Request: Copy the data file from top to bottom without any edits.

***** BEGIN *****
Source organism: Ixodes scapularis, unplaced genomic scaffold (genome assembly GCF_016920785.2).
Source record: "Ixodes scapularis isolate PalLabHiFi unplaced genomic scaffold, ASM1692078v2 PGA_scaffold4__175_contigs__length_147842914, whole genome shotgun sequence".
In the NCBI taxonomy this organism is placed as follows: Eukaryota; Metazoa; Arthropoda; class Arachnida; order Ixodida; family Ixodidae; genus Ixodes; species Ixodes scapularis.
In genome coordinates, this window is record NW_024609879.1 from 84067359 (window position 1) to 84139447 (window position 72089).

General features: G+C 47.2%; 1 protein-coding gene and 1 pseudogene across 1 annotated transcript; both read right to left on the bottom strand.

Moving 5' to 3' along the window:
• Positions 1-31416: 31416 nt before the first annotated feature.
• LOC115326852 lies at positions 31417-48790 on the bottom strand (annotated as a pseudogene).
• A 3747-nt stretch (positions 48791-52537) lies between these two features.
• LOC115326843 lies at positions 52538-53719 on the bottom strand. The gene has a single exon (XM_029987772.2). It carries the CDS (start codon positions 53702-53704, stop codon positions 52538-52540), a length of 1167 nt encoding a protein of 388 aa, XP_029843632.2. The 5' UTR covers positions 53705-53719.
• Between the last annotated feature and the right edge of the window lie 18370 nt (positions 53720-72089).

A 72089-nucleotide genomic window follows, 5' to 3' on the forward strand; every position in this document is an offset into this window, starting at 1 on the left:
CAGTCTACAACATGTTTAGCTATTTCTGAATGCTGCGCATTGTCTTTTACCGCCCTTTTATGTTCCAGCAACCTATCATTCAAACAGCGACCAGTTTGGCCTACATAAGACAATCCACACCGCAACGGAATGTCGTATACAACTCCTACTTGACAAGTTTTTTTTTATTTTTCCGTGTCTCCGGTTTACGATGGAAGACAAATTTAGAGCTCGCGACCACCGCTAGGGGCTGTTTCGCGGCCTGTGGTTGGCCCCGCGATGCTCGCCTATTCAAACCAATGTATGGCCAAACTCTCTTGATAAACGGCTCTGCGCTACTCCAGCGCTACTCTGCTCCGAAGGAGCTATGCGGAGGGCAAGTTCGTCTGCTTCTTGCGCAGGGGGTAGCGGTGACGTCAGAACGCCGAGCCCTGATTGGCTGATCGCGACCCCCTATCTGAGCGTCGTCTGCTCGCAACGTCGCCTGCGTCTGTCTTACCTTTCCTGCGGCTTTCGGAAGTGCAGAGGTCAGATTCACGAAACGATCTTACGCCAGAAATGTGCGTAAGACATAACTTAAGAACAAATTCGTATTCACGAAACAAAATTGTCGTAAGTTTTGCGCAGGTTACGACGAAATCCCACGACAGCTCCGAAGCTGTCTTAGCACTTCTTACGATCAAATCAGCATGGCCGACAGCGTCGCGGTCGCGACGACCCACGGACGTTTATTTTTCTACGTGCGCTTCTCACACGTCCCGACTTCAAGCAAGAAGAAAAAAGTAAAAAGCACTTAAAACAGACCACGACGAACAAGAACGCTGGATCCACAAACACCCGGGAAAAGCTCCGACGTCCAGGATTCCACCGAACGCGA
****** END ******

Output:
Source organism: Ixodes scapularis, unplaced genomic scaffold (genome assembly GCF_016920785.2).
Source record: "Ixodes scapularis isolate PalLabHiFi unplaced genomic scaffold, ASM1692078v2 PGA_scaffold4__175_contigs__length_147842914, whole genome shotgun sequence".
In the NCBI taxonomy this organism is placed as follows: Eukaryota; Metazoa; Arthropoda; class Arachnida; order Ixodida; family Ixodidae; genus Ixodes; species Ixodes scapularis.
In genome coordinates, this window is record NW_024609879.1 from 84067359 (window position 1) to 84139447 (window position 72089).

General features: G+C 47.2%; 1 protein-coding gene and 1 pseudogene across 1 annotated transcript; both read right to left on the bottom strand.

Moving 5' to 3' along the window:
• Positions 1-31416: 31416 nt before the first annotated feature.
• LOC115326852 lies at positions 31417-48790 on the bottom strand (annotated as a pseudogene).
• A 3747-nt stretch (positions 48791-52537) lies between these two features.
• LOC115326843 lies at positions 52538-53719 on the bottom strand. The gene has a single exon (XM_029987772.2). It carries the CDS (start codon positions 53702-53704, stop codon positions 52538-52540), a length of 1167 nt encoding a protein of 388 aa, XP_029843632.2. The 5' UTR covers positions 53705-53719.
• Between the last annotated feature and the right edge of the window lie 18370 nt (positions 53720-72089).

A 72089-nucleotide genomic window follows, 5' to 3' on the forward strand; every position in this document is an offset into this window, starting at 1 on the left:
CAGTCTACAACATGTTTAGCTATTTCTGAATGCTGCGCATTGTCTTTTACCGCCCTTTTATGTTCCAGCAACCTATCATTCAAACAGCGACCAGTTTGGCCTACATAAGACAATCCACACCGCAACGGAATGTCGTATACAACTCCTACTTGACAAGTTTTTTTTTATTTTTCCGTGTCTCCGGTTTACGATGGAAGACAAATTTAGAGCTCGCGACCACCGCTAGGGGCTGTTTCGCGGCCTGTGGTTGGCCCCGCGATGCTCGCCTATTCAAACCAATGTATGGCCAAACTCTCTTGATAAACGGCTCTGCGCTACTCCAGCGCTACTCTGCTCCGAAGGAGCTATGCGGAGGGCAAGTTCGTCTGCTTCTTGCGCAGGGGGTAGCGGTGACGTCAGAACGCCGAGCCCTGATTGGCTGATCGCGACCCCCTATCTGAGCGTCGTCTGCTCGCAACGTCGCCTGCGTCTGTCTTACCTTTCCTGCGGCTTTCGGAAGTGCAGAGGTCAGATTCACGAAACGATCTTACGCCAGAAATGTGCGTAAGACATAACTTAAGAACAAATTCGTATTCACGAAACAAAATTGTCGTAAGTTTTGCGCAGGTTACGACGAAATCCCACGACAGCTCCGAAGCTGTCTTAGCACTTCTTACGATCAAATCAGCATGGCCGACAGCGTCGCGGTCGCGACGACCCACGGACGTTTATTTTTCTACGTGCGCTTCTCACACGTCCCGACTTCAAGCAAGAAGAAAAAAGTAAAAAGCACTTAAAACAGACCACGACGAACAAGAACGCTGGATCCACAAACACCCGGGAAAAGCTCCGACGTCCAGGATTCCACCGAACGCGA